Publisher: Harvard Business School, 1994, 253 pages
Here is a practical model for business leaders striving to innovate and succeed in today's competitive marketplace. More than that, Utterback tells engaging tales of industry transformation throughout the decades. From typewriters to PCs, gas lamps to fluorescent lighting, and Eastman's amateur photography to electronic imaging. Mastering the Dynamics of Innovation shows how innovation enters an industry, how mainstream firms typically respond, and how — over time — new and old players wrestle for dominance. Throughout, Utterback captures the rich history of innovation by inventors and entrepreneurs that reveals timeless lessons for today's managers.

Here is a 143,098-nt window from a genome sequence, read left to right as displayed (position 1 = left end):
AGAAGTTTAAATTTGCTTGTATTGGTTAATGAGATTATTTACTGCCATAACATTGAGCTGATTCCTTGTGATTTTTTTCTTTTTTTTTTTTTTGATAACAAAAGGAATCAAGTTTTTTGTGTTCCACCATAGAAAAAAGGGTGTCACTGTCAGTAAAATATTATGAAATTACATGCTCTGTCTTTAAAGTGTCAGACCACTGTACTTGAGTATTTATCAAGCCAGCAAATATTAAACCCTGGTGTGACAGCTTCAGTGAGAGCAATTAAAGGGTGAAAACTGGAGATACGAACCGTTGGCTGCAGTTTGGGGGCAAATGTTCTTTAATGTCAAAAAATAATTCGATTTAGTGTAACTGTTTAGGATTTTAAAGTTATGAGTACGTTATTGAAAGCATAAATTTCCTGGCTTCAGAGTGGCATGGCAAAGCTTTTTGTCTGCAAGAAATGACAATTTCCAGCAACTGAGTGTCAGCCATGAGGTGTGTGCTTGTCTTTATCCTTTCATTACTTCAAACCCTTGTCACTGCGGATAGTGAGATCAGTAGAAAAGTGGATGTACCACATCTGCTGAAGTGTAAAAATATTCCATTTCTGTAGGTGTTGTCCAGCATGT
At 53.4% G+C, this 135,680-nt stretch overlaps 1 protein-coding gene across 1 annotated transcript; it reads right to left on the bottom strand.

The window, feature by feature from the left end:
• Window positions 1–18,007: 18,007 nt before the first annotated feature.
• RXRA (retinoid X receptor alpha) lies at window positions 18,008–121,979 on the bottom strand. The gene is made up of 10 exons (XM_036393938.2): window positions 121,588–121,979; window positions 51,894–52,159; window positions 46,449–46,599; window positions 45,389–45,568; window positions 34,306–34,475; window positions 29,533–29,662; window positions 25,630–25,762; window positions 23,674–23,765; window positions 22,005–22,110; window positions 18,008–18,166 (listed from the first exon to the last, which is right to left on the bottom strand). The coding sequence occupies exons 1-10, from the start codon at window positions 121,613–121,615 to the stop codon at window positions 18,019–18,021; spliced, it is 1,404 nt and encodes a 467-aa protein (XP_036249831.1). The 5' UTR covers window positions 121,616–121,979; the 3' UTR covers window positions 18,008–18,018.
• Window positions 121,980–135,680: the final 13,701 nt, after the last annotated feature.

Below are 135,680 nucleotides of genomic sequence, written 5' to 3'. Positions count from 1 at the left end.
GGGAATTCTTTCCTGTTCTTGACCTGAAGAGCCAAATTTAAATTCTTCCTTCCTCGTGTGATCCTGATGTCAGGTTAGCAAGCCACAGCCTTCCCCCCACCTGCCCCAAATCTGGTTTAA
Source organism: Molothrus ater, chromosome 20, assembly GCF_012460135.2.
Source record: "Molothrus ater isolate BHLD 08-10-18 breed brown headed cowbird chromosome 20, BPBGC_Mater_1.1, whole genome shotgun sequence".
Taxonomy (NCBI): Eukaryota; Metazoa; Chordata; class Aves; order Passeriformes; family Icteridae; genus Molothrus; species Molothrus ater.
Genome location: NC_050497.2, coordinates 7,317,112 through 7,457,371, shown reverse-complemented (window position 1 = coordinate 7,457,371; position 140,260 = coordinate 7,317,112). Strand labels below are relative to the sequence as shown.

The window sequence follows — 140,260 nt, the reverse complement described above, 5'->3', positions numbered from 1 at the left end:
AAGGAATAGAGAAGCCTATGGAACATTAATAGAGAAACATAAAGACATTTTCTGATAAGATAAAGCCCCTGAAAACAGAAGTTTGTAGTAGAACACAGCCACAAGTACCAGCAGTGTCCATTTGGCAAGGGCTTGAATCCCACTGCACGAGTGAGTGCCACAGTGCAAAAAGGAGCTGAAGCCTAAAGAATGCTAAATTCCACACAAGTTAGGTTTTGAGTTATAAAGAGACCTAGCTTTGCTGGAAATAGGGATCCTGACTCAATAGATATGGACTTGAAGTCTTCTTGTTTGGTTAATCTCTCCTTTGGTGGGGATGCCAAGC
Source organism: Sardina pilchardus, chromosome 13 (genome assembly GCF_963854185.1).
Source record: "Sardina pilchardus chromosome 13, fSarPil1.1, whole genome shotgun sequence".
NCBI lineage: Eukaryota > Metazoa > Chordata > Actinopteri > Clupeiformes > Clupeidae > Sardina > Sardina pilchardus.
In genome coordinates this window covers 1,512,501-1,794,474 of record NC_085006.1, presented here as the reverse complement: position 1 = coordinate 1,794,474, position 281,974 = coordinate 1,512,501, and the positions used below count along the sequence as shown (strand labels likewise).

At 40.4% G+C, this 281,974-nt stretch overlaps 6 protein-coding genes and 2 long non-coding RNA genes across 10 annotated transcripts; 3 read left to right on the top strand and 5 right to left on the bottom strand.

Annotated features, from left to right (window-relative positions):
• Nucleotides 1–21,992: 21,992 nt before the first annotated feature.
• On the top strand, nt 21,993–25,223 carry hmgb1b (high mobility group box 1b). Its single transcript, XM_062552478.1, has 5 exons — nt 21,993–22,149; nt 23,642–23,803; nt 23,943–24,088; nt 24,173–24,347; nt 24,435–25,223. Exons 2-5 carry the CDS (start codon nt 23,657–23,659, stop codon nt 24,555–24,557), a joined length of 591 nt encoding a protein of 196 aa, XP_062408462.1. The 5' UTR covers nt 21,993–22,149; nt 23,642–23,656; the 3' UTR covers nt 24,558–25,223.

After reading this, I thought that it was nothing new under the sun, as Christensen have written on the subject, and is a lot more thorough and a better writer. Then it dawned on me that this was written in the beginning of the nineties, which should be credited to the author. Unfortunately, he didn't manage to draw the long-term conclusions that Christensen does nor is it very well written, so I'll give it an OK for being ahead of its time, but failed on all other points.
You may read it for historical value.